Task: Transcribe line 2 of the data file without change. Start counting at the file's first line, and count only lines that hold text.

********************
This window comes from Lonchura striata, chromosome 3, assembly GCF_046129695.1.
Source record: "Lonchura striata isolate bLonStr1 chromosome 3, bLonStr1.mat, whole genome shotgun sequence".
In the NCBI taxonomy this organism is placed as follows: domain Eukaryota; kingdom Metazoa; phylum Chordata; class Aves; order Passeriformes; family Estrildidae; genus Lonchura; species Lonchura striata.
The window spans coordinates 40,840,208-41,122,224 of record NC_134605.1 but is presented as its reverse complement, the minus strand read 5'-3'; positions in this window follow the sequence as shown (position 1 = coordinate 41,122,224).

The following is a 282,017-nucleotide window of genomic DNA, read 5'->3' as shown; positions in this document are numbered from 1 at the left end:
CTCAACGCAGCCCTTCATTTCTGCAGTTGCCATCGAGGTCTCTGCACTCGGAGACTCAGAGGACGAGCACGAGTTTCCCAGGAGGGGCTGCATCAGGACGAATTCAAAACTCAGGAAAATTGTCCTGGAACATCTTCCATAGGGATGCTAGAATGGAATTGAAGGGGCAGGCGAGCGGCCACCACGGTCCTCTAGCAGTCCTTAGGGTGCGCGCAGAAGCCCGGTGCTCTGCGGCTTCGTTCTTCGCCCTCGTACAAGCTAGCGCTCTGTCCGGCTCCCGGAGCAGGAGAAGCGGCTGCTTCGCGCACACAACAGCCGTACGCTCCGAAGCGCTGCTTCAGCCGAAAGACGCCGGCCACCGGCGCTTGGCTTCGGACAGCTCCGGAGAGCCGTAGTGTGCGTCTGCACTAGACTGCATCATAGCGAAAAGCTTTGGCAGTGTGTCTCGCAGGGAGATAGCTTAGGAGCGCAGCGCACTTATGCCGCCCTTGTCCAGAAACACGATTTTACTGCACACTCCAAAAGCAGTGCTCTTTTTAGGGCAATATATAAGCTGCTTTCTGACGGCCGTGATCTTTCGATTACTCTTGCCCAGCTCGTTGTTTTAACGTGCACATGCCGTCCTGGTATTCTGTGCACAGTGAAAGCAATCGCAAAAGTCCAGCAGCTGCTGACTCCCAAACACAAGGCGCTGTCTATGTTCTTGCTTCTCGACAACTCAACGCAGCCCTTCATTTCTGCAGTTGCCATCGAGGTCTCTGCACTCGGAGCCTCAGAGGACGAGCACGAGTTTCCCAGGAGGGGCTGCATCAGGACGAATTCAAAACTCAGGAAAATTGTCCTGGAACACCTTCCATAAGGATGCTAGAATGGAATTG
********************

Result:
Source record: "Lonchura striata isolate bLonStr1 chromosome 3, bLonStr1.mat, whole genome shotgun sequence".